by Richard S. Wheeler
Book list In 1920, legendary gunfighter Bat Masterson is a successful New York newspaper columnist. His colleagues--Louella Parsons and Damon Runyon, among them--want to know the real story. Parsons' persistent questions prompt Bat to look back at his past, particularly the Dodge City years and his associations with Doc Holliday, the Earp brothers, and the notorious gunfight at the OK Corral. Bat and his wife, Emma, begin an odyssey across the U.S., and the former lawman tries to understand his role in the Wild West and explain it to the younger Emma. Wheeler is an award-winning historical-fiction author whose strength is the interweaving of a dozen engaging characters into a coherent vision of a large event, such as the San Francisco earthquake in Aftershocks [BKL Mr 1 99]. In this melancholy, very poignant novel, he shows his ability to focus on one character, producing a nuanced close-up instead of a detailed panorama. Readers will feel privileged to have accompanied Masterson on his pilgrimage. --Wes Lukowsky
From Booklist, Copyright © American Library Association. Used with permission.
Kirkus Keeping Wheeler's printing history straight is not easy, since in a 12-month period he's published Dark Passage, Aftershocks, Sun Mountain (p. 487), Flint's Honor (p. 754) and now Masterson, for a grand total of sharply realistic novels that goes through the roof. This is all good news, however, since Wheeler is among the two or three top living writers of western historicals'if not the best, provided you don't count strong stylist Loren Estleman (see p. TKTK). Some of the works on Wheeler's crammed publishing schedule, we've been told, were written earlier but had to wait for print. In 1921, celebrated ex-lawman Bartholomew ``Bat'' Masterson is writing a column for New York's Morning Telegraph when he's interviewed by Louella Parsons and Damon Runyon about his notorious past. (Runyon later re-immortalizes him as Sky Masterson in the short story that became Guys and Dolls.) ``Have you killed twenty-six men? Have you been charged with first-degree murder four times? Did you shoot down seven cowboys and bring their heads in a sack back to Dodge City? Have you owned cathouses?'' Louella asks. His life, by now outrageously overblown by Ned Buntline for dime novels, so turns Bat's stomach that he decides to travel with his wife Emma to the old towns where the stories began and straighten out his own history. Strong on character, and as factual as possible, of course, as it moves smartly along, although wife Emma, about whom little is known, is largely a device for exposition.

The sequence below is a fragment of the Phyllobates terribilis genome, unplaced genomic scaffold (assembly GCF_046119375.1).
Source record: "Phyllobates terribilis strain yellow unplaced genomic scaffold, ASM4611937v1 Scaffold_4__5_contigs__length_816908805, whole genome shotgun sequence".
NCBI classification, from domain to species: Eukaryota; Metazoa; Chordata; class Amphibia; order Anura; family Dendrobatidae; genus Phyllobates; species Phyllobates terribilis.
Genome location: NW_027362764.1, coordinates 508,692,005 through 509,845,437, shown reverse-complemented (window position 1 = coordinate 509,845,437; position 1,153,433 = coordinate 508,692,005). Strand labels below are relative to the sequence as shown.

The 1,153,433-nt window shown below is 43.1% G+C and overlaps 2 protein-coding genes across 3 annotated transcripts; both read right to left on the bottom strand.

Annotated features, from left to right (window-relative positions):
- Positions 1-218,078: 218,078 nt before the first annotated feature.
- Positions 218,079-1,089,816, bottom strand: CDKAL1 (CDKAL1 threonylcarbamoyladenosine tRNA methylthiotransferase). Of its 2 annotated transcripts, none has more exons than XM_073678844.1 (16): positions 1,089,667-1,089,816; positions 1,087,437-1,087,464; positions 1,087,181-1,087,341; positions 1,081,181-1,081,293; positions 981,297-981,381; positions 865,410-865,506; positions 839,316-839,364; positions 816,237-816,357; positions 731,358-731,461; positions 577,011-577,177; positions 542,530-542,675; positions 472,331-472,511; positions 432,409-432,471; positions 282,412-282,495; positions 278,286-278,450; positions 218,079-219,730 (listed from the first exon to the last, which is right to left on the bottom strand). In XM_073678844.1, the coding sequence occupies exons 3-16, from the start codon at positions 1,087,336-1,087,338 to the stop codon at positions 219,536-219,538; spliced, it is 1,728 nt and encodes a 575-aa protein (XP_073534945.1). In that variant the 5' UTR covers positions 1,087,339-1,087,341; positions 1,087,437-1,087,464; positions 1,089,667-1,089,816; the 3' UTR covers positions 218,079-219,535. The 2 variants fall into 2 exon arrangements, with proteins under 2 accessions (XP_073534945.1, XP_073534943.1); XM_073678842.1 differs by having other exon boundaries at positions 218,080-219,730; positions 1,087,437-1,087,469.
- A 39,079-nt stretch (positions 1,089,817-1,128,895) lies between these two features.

Copyright © Kirkus Reviews, used with permission.
Publishers Weekly Again depicting characters with frailties as well as heroic qualities, the prolific Wheeler's 25th novel (after Aftershocks) is a sprightly romp of revisionist western history. In 1919, legendary gunfighter Bat Masterson is a 64-year-old New York City sportswriter who suddenly becomes worried about the inglorious and mostly false reputation he has endured for decades. Certainly, he had hunted buffalo and fought Indians at the Battle of Adobe Walls; he'd been a gambler and a lawman. But everyone still believes he's an incorrigible womanizer who has run cathouses and gunned down dozens of men. He does admit to being quite the ladies' man, but bristles at the dime-novel exaggerations that depict him swaggering with 26 notches in his pistols and carrying the heads of seven outlaws around in a sack. Accompanied by his common-law wife, Emma, Bat decides to return to Dodge City, Tombstone and Denver to clear his name and to establish that he killed only one man, who richly deserved it, and that he is really a nice fellow if folks would just get to know him. This journey is a hoot as the old lawman finds that the public wants the legend, not the truth. When Bat visits his old friend Wyatt Earp in L.A., he meets actor William S. Hart and learns about why western films are so popular in Hollywood. Bat reminisces with Emma and a few old saddle pals, but finally gives up his quest when he realizes that folks want mythic, infamous heroes, and "you may as well sit back and enjoy the ride because there's no way to get off the train." This is classic Wheeler, a solid story about real people told with wit, compassion and a bit of whimsy. Author tour. (Oct.) (c) Copyright PWxyz, LLC. All rights reserved
(c) Copyright PWxyz, LLC. All rights reserved